As a self-confessed “gadget-guy,” I’m admittedly drawn like a moth to flame whenever the latest piece of high-tech electronics hits the market. My closet bears silent witness to this passion where numerous boxes store a small museum’s worth of archaic equipment. Remember the original laser disc players and their LP-sized movies you had to flip over? Yep, it’s in there.
These days, the technology that has my full attention — and imagination — is “3-D Printing.” Also known as “Additive Manufacturing,” an object of virtually any shape can be manufactured from a three-dimensional model through a process that prints individual layers of material.
In addition to being waste-free as opposed to traditional machining, this revolutionary process has a seemingly endless diversity of applications. In the medical field for instance, 3-D printing already has been used to produce a living human ear, various customized prosthetics and artificial bone.
NASA recently announced the successful test firing of a rocket engine injector — a highly complex and expensive component that typically takes more than a year to produce — that was completed via additive manufacturing in less than four months and at 70 percent of the cost.
NASA also awarded a grant for the development of a prototype 3-D food printer with the idea of being able to provide astronauts with perfect replicas of pizza and other comfort foods.
So what does this have to do with supply chains? Plenty. A June 26 EBN article titled “Manufacturing Trends Revolutionize Procurement” states that some experts already believe industry is in the midst of a new industrial revolution and that 3-D printing and other new technologies are leading to a manufacturing “renaissance.”
As these printers get more sophisticated and affordable, combined with advancements in printing materials and technology, the concept of small retailers being able to produce customized orders on demand may be closer than many realize.
In short, “the factory can be anywhere.”
Yossi Sheffi, director of MIT’s Center for Transportation & Logistics, provides another example: “Faster production coupled with closer proximity to markets should shorten supply chains and reduce the need for larger inventories, thus making it ideally suited for just-in-time operations,” he says. “For example, 3-D printers in auto repair shops and retail outlets could make certain auto components on site, eliminating the need for these items to be delivered by suppliers. When a production line goes down, the part needed to fix the problem might have to be shipped from a faraway supplier using expensive same-day delivery services. Simply printing the part in situ avoids this costly transportation option.”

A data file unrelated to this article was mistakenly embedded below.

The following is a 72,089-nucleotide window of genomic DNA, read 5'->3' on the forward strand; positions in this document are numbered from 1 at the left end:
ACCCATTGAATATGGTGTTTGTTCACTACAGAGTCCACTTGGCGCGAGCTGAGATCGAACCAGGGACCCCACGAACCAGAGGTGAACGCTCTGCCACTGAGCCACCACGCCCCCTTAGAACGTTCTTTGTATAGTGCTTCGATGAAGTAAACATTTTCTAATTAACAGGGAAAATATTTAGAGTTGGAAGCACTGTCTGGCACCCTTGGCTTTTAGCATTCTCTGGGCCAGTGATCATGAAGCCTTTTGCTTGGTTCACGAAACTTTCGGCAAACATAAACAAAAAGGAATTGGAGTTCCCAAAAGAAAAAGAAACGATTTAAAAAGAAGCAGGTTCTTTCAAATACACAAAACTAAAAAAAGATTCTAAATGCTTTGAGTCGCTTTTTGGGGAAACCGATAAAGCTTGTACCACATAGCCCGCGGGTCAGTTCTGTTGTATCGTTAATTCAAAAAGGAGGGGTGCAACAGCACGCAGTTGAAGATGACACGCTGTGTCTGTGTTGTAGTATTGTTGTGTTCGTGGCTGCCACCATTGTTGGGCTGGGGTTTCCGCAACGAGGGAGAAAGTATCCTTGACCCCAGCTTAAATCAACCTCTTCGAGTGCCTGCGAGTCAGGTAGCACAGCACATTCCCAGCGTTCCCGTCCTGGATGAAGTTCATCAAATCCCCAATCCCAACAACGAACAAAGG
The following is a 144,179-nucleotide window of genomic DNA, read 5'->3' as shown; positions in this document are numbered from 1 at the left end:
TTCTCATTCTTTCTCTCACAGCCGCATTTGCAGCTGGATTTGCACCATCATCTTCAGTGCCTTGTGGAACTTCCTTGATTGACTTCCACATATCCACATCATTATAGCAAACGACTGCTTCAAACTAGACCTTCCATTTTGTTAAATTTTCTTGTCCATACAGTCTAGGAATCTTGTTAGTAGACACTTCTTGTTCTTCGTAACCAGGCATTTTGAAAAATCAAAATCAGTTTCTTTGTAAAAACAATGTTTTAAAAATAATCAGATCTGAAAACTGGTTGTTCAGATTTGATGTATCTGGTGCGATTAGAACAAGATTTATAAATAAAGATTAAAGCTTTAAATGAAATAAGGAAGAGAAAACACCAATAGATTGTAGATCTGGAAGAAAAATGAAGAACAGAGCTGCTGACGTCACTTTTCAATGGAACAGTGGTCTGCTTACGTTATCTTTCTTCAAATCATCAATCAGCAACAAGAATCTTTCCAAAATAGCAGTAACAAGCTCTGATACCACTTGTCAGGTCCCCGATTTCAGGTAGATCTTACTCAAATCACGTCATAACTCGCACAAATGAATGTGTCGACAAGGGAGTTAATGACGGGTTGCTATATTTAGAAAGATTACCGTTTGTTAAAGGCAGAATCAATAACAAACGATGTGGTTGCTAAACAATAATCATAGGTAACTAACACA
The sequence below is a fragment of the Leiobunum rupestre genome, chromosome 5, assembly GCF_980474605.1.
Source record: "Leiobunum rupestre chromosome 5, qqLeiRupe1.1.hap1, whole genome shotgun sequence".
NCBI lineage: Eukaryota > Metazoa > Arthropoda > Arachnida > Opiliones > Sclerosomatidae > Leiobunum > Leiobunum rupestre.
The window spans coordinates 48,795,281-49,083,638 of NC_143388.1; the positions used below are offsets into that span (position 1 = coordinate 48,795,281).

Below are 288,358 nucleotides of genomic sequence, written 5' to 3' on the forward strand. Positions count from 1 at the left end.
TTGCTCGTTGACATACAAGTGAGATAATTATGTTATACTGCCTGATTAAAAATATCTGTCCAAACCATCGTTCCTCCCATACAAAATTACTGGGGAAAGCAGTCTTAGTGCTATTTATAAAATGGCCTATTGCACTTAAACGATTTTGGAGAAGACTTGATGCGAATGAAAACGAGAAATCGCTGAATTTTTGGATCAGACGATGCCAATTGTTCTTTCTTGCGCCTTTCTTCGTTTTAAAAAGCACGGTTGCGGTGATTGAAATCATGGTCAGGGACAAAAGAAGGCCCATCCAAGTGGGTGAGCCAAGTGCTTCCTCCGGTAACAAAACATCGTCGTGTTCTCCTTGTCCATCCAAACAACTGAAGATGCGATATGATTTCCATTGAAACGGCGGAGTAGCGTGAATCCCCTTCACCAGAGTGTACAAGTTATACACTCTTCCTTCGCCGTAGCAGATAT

If this were an international shipment, add the additional time and cost savings associated with clearing Customs, and its related service fees and import duties and taxes.
Some supply chains will become obsolete altogether, while procurement functions will shift from buying parts and components, to buying the materials that will feed their printers.
And, although the initial application of Additive Printing will be limited to certain products, it’s easy to foresee how this soon could spill over into similar technologies and industries. Imagine walking into
a tailor where you select a particular style of suit, fabric and color. You then step into a scanner where your body measurements are precisely recorded by lasers that then feed the data into a machine that cuts and sews the suit while you wait.
A variety of simple consumer printers are already on the market with prices ranging from the equivalent of a DVD player to a large flat-panel TV — and more are coming, particularly due to key patents on this technology expiring next year.
A recent Quartz Business article states that China already is poised to be a major benefactor of the coming manufacturing explosion, with China’s Ministry of Industry and Information Technology launching an initiative in 2012 to fund 10 research centers devoted to 3-D printing, at a cost of 200 million yuan ($32 million).
Perhaps similar to what Keurig did to revolutionize the way we purchase and prepare our coffee, we soon could see a consumer food printer capable of “building” a perfect slice of pizza. Just pop in the cartridge of pre-mixed ingredients and push the button.
True to form, I’ll likely be among the first in line to buy one. I just hope they perfect Canadian bacon and pineapple.
Jerry Peck is a licensed customs broker and Global Trade Management expert with more than 30 years experience in regulatory compliance and GTM optimization solutions. Contact him at 469-235-5229, or at firstname.lastname@example.org.